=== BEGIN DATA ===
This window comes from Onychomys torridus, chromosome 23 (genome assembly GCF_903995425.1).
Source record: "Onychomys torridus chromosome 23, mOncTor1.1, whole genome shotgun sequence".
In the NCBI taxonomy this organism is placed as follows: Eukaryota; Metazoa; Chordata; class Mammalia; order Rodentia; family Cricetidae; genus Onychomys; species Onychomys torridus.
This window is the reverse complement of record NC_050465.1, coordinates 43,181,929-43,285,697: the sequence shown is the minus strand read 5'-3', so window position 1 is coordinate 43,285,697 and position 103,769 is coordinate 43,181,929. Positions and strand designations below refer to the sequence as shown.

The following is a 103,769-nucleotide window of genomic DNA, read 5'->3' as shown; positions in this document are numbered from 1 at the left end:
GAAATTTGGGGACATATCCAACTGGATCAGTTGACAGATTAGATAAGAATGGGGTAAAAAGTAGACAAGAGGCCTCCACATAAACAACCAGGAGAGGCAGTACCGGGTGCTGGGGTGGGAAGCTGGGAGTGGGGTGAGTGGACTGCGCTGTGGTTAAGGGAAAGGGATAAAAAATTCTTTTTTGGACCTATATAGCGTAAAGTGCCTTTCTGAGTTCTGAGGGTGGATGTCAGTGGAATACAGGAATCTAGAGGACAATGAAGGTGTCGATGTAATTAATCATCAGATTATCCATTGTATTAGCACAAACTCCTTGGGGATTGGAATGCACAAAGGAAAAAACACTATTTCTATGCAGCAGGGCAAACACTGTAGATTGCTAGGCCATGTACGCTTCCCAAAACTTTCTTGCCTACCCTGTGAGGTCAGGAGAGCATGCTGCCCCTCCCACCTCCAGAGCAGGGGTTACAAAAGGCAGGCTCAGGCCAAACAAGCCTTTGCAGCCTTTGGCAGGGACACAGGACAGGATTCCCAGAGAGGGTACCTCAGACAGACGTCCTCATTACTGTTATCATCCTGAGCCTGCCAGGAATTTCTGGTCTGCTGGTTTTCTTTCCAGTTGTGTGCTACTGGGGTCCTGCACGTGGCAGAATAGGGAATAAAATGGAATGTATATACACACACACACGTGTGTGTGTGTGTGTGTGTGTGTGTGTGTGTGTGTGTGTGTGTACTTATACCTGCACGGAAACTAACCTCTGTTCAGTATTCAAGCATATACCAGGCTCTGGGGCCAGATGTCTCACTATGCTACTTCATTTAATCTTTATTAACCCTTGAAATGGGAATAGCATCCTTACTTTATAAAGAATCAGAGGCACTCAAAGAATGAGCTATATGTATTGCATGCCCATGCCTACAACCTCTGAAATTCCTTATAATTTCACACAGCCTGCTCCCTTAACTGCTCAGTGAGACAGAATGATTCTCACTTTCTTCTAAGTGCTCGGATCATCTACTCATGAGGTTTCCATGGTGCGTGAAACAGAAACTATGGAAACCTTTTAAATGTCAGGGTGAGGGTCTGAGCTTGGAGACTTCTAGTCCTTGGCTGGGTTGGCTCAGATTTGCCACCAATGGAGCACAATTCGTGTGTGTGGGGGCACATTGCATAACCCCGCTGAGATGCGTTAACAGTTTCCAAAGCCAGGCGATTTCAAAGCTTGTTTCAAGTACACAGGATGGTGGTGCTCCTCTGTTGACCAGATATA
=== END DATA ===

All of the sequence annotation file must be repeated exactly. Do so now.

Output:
This window comes from Onychomys torridus, chromosome 23 (genome assembly GCF_903995425.1).
Source record: "Onychomys torridus chromosome 23, mOncTor1.1, whole genome shotgun sequence".
In the NCBI taxonomy this organism is placed as follows: Eukaryota; Metazoa; Chordata; class Mammalia; order Rodentia; family Cricetidae; genus Onychomys; species Onychomys torridus.
This window is the reverse complement of record NC_050465.1, coordinates 43,181,929-43,285,697: the sequence shown is the minus strand read 5'-3', so window position 1 is coordinate 43,285,697 and position 103,769 is coordinate 43,181,929. Positions and strand designations below refer to the sequence as shown.

The following is a 103,769-nucleotide window of genomic DNA, read 5'->3' as shown; positions in this document are numbered from 1 at the left end:
GAAATTTGGGGACATATCCAACTGGATCAGTTGACAGATTAGATAAGAATGGGGTAAAAAGTAGACAAGAGGCCTCCACATAAACAACCAGGAGAGGCAGTACCGGGTGCTGGGGTGGGAAGCTGGGAGTGGGGTGAGTGGACTGCGCTGTGGTTAAGGGAAAGGGATAAAAAATTCTTTTTTGGACCTATATAGCGTAAAGTGCCTTTCTGAGTTCTGAGGGTGGATGTCAGTGGAATACAGGAATCTAGAGGACAATGAAGGTGTCGATGTAATTAATCATCAGATTATCCATTGTATTAGCACAAACTCCTTGGGGATTGGAATGCACAAAGGAAAAAACACTATTTCTATGCAGCAGGGCAAACACTGTAGATTGCTAGGCCATGTACGCTTCCCAAAACTTTCTTGCCTACCCTGTGAGGTCAGGAGAGCATGCTGCCCCTCCCACCTCCAGAGCAGGGGTTACAAAAGGCAGGCTCAGGCCAAACAAGCCTTTGCAGCCTTTGGCAGGGACACAGGACAGGATTCCCAGAGAGGGTACCTCAGACAGACGTCCTCATTACTGTTATCATCCTGAGCCTGCCAGGAATTTCTGGTCTGCTGGTTTTCTTTCCAGTTGTGTGCTACTGGGGTCCTGCACGTGGCAGAATAGGGAATAAAATGGAATGTATATACACACACACACGTGTGTGTGTGTGTGTGTGTGTGTGTGTGTGTGTGTGTGTGTGTACTTATACCTGCACGGAAACTAACCTCTGTTCAGTATTCAAGCATATACCAGGCTCTGGGGCCAGATGTCTCACTATGCTACTTCATTTAATCTTTATTAACCCTTGAAATGGGAATAGCATCCTTACTTTATAAAGAATCAGAGGCACTCAAAGAATGAGCTATATGTATTGCATGCCCATGCCTACAACCTCTGAAATTCCTTATAATTTCACACAGCCTGCTCCCTTAACTGCTCAGTGAGACAGAATGATTCTCACTTTCTTCTAAGTGCTCGGATCATCTACTCATGAGGTTTCCATGGTGCGTGAAACAGAAACTATGGAAACCTTTTAAATGTCAGGGTGAGGGTCTGAGCTTGGAGACTTCTAGTCCTTGGCTGGGTTGGCTCAGATTTGCCACCAATGGAGCACAATTCGTGTGTGTGGGGGCACATTGCATAACCCCGCTGAGATGCGTTAACAGTTTCCAAAGCCAGGCGATTTCAAAGCTTGTTTCAAGTACACAGGATGGTGGTGCTCCTCTGTTGACCAGATATA